Thursday, October 25, 2007

Lifetime List Additions

Birders are know for list keeping. They might have a back yard list, or a favorite birding site list, or a vacation list. All those lists added together make a Lifetime List. This list is zealously kept, since it gives bragging rights among other birders when you find that bird you have searched 10 years for. Of course, I can't get photos of every new bird. The Magnificent Frigatebird we saw was too high up for my camera to catch, but it was great to see how if differed from the usual Cormorants. The Clapper Rail called from the reeds, but would not come out of hiding for anything. The Gulf Coast has many different habitats for birds so many of our firsts are birds very unlikely to come to Kentucky. This Sedge Wren was in a thicket of reeds and brush. Nelson's Sharp Tailed Sparrow and the Seaside Sparrow quickly popped their heads up when the tour guide used his bird caller to lure them into taking a look. They disappeared into the marsh grass just as quickly, but we did see them so it counts. Warblers are always a challenge. The Bird Fest folks tried to level the field by pouring bird feed in one place they knew the warblers like to come to anyway. We added a Brown-headed Nuthatch, Tennessee Warbler, Yellow Throated Warbler, Black and White Warbler, and a Louisiana Warbler to the Life List. The banding station closed down due to lack of activity and a rapidly approaching storm front.
Our new coastal birds include Semi-Palmated Plover (a Killdeer-like bird with one throat band instead of two), Piping Plover, American Oystercatchers, Ruddy Turnstone, Semi-palmated Sandpiper, Dunlin (with a downcurved bill), Royal and Forster Terns, and Black Skimmer.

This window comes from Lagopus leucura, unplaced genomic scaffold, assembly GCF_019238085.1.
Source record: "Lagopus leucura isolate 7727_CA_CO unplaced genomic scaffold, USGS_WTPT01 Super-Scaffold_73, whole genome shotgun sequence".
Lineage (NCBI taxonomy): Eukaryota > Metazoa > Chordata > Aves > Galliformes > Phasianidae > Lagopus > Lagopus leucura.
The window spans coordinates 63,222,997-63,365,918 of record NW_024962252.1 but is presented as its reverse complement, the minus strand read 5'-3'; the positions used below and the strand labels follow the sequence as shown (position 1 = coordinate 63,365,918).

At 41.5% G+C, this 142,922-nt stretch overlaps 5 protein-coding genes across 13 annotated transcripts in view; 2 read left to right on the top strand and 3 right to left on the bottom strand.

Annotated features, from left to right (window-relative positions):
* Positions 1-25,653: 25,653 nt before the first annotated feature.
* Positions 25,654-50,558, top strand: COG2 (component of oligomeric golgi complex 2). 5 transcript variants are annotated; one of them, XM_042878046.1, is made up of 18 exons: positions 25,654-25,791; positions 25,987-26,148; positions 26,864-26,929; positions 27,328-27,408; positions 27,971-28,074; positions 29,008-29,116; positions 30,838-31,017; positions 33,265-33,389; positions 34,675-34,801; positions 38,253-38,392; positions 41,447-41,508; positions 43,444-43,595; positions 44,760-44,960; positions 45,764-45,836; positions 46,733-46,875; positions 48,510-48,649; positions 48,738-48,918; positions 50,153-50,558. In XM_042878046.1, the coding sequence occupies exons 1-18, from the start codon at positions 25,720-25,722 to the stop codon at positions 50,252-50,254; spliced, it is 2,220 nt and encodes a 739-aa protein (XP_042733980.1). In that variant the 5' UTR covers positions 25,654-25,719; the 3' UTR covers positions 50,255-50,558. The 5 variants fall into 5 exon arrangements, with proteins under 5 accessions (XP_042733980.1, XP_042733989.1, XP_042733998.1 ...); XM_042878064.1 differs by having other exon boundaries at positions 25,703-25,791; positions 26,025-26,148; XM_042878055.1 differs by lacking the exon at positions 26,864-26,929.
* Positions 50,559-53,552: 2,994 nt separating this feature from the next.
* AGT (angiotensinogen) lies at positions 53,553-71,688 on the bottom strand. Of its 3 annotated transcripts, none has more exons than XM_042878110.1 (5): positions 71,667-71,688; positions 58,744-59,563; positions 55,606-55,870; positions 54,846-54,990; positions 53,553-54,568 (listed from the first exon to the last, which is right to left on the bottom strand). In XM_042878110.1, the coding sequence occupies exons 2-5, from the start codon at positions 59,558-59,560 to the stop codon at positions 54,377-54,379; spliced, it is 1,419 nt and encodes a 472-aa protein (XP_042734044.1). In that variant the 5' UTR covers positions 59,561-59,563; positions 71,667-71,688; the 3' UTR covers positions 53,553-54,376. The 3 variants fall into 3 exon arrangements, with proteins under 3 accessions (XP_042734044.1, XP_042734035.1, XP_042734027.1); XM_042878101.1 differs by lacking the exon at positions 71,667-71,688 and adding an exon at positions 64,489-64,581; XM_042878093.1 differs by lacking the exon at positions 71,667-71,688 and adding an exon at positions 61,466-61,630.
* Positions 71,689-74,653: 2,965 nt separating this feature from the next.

The Skimmers were preening on a sandbar, and I didn't get to see any of them actually skimming the surface. However, I was the successful bidder on a photo of just that at the silent auction. This was immediately after I told Dick I wouldn't bid on anyone else's photos - until I saw one that blew me away.
The final habitat was a long slough next to the bridge approach. We were headed for a spot on the Alabama Birding Trail formed by a hazardous waste site, believe it or not. We had to sign releases and fax them over first, then couldn't even find the entry point, unless it was up that road six inches deep in mud. We decided to pass and just see what we could find on our own. It was starting to rain again when we found the slough with White Ibis (mature and juvenile), a Glossy Ibis (looking black in the gloom), Black Necked Stilt, Greater and Lesser Yellowlegs, Semipalmated Sandpipers and a Dunlin. We were proud that we found these on our own, and used the overpass to stay out of the rain. The dry sand under the overpass also had some great animal tracks - a Bobcat, we think, several birds, and a lizard leaving a long tail mark in the sand.

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